For those of us Apple faithful who jumped right on the bandwagon of Apple Music when it was let out into the world, the three-month trial ends today. Much as I’m a pretty strong Apple nerd, I will not be resubscribing. Thought I’d write a little of the journey to this point.
I’ve had this weird relationship with music as I’ve aged. I think I long ago stopped being cool and up on what’s new in the world of music. As Douglas Coupland once said, (to paraphrase) you sort of reach a certain age, sometime in your late 20s or early 30s when you kind of just have your box of vinyl and that it–you don’t stray too far. I’ve found that to be very true. After I left University and I wasn’t steeped in all the latest and greatest being blared from all the University hangouts, I went back to what I knew best. I went back to all the beloved 70s and 80s tunes that I grew up with, and that ushered me into my adulthood. I really don’t stray too far from there. And even though it hurts me when Suz points out that many of my favourite “Yacht Rock” songs sound like opening music for sitcoms, I’m not going to justify or apologize anymore–it’s where my heart lies.
What has changed, more through duress than anything else, are the ways in which I consume music. I started at an age where it was perfectly normal to have a collection of 45s that you’d take out and play, and a healthy addiction to Top 40 radio. I grew up on Casey Kasem and the American Top 40 charts. I sat in front of our family’s 21″ CRT TV and watched Marilyn McCoo sing cover tunes on Solid Gold, and I taped everything I could so I could hear it again when I wanted to. It didn’t matter a whit that the quality was crap.
I guess it all changed when CDs finally came around in the mid to late 80s. They were something wholly different. Even before I got to the music part of the experience, I loved the look of them. That shimmery, rainbow-glinted silver disc. I couldn’t believe, looking at it, there was actual music on there. I remember pining for a CD player for a good long while before I somehow scraped up the cash to buy the absolute bottom-level one I could afford. I spent literally all of my money on it–I couldn’t even afford to buy a CD to play in it when I got it home. My dad took pity on me and fronted me for one CD. I didn’t even think about it–I ran right out and bought Dark Side of the Moon. I just had to hear my favourite band’s most awesome record in all that crystal clarity. Gone was the hiss, gone was the horrible dolby noise reduction that made everything on my tapes sound like it was being played on the other side of a pillow. Gone was the crackle-pop-skip of the vinyl (which I would later come to love for what it was). From that time, for the next number of months, any time I had the money, I’d buy a CD. I thought they were the cat’s ass.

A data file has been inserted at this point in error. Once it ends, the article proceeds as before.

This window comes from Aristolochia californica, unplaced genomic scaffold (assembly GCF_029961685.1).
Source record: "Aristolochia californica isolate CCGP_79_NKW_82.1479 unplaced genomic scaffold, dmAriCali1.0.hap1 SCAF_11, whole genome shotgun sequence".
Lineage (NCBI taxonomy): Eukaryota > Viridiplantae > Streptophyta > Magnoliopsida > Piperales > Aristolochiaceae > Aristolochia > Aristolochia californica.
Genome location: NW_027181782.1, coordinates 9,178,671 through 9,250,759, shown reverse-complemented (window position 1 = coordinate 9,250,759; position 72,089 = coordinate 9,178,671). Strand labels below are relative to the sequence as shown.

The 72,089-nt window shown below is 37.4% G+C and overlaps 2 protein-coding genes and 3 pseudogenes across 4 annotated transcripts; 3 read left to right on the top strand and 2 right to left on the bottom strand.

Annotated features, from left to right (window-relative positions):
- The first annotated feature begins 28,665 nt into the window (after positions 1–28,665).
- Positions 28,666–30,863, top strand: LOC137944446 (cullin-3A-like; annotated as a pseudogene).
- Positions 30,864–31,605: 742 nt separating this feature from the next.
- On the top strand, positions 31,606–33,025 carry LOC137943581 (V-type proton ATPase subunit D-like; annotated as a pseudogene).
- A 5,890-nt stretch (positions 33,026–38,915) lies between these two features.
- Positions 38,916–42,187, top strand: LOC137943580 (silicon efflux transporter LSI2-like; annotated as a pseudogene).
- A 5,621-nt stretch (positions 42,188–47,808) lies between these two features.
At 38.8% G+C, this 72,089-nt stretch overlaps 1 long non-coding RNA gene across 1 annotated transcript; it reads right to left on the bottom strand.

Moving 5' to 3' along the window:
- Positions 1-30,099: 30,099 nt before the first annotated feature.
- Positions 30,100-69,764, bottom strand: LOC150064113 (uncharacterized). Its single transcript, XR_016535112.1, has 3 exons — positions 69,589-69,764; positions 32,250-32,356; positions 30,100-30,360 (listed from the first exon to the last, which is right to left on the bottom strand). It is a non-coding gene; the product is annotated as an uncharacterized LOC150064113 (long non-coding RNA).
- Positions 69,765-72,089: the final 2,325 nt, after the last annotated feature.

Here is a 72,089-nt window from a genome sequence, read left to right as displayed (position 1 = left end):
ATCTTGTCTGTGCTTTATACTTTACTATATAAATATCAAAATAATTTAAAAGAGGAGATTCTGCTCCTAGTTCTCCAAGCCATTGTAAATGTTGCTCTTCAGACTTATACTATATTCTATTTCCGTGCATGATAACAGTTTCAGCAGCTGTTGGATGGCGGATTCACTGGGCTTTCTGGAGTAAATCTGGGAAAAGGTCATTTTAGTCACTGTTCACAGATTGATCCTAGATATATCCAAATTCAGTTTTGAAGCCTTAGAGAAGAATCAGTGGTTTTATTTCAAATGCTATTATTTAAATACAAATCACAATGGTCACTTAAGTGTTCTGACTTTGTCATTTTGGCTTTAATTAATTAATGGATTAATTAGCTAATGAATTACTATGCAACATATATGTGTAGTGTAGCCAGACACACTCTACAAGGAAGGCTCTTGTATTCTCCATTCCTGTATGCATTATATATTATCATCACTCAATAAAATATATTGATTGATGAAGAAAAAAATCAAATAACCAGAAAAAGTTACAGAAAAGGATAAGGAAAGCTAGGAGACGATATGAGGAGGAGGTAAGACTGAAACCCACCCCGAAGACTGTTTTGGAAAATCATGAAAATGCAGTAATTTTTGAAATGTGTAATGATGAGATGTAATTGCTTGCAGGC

The next change came when people actually were able to record to CD. That was something–I recall following my friend Jake to his office where his boss had the only CD burner we knew of, and he let us try it. It took hours, but I did get a disc of music out of it. Amazing. We listened to the CD we created on Jake’s car CD player (another rarity at the time) on the way home. It felt like the future was here.
Finally came MP3, which didn’t do a thing for me until the rise of Napster, at which point I and everyone else I knew turned into a kid in a candy store. It was the first time music was ubiquitous. I could get whatever I wanted. I heard songs then I hadn’t heard in forever. And it’s been that way ever since.
The only change really is that the physical media slowly went away. My extensive CD collection sits boxed up in the basement, having been ripped to iTunes years ago. All new music (what little I buy) I still get on CD, but I rip it almost immediately and stock the disc. I can enjoy it on my iPhone that way anytime, anywhere. I also sometimes just buy the album directly from Apple and there’s no physical media at all. This totally removed the ritual aspects of listening to music for me, but I think that’s another post sometime.